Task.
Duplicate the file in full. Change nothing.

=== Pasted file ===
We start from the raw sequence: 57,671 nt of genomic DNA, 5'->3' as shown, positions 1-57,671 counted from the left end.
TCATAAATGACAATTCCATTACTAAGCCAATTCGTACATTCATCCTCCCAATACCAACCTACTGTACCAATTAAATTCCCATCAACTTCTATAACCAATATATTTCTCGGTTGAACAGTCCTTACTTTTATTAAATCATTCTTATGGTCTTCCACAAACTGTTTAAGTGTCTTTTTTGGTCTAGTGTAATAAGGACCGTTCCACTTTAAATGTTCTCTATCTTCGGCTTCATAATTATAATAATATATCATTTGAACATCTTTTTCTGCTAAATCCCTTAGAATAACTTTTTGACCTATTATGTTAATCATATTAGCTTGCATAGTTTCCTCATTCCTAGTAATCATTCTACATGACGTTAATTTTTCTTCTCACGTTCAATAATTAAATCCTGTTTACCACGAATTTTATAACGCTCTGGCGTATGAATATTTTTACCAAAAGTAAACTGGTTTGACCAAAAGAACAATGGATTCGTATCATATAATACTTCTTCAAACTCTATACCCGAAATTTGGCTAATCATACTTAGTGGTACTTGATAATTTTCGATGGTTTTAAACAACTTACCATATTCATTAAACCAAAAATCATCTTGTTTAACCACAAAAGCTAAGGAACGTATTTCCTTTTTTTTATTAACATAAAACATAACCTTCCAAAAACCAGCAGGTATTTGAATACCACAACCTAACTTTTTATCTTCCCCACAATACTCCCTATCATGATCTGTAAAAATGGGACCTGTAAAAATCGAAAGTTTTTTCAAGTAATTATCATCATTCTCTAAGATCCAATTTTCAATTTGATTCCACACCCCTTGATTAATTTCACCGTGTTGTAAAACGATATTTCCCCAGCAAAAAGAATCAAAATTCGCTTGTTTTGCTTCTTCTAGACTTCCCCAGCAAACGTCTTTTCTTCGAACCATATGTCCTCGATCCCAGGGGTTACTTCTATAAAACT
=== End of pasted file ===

We start from the raw sequence: 57,671 nt of genomic DNA, 5'->3' as shown, positions 1-57,671 counted from the left end.
TCATAAATGACAATTCCATTACTAAGCCAATTCGTACATTCATCCTCCCAATACCAACCTACTGTACCAATTAAATTCCCATCAACTTCTATAACCAATATATTTCTCGGTTGAACAGTCCTTACTTTTATTAAATCATTCTTATGGTCTTCCACAAACTGTTTAAGTGTCTTTTTTGGTCTAGTGTAATAAGGACCGTTCCACTTTAAATGTTCTCTATCTTCGGCTTCATAATTATAATAATATATCATTTGAACATCTTTTTCTGCTAAATCCCTTAGAATAACTTTTTGACCTATTATGTTAATCATATTAGCTTGCATAGTTTCCTCATTCCTAGTAATCATTCTACATGACGTTAATTTTTCTTCTCACGTTCAATAATTAAATCCTGTTTACCACGAATTTTATAACGCTCTGGCGTATGAATATTTTTACCAAAAGTAAACTGGTTTGACCAAAAGAACAATGGATTCGTATCATATAATACTTCTTCAAACTCTATACCCGAAATTTGGCTAATCATACTTAGTGGTACTTGATAATTTTCGATGGTTTTAAACAACTTACCATATTCATTAAACCAAAAATCATCTTGTTTAACCACAAAAGCTAAGGAACGTATTTCCTTTTTTTTATTAACATAAAACATAACCTTCCAAAAACCAGCAGGTATTTGAATACCACAACCTAACTTTTTATCTTCCCCACAATACTCCCTATCATGATCTGTAAAAATGGGACCTGTAAAAATCGAAAGTTTTTTCAAGTAATTATCATCATTCTCTAAGATCCAATTTTCAATTTGATTCCACACCCCTTGATTAATTTCACCGTGTTGTAAAACGATATTTCCCCAGCAAAAAGAATCAAAATTCGCTTGTTTTGCTTCTTCTAGACTTCCCCAGCAAACGTCTTTTCTTCGAACCATATGTCCTCGATCCCAGGGGTTACTTCTATAAAACT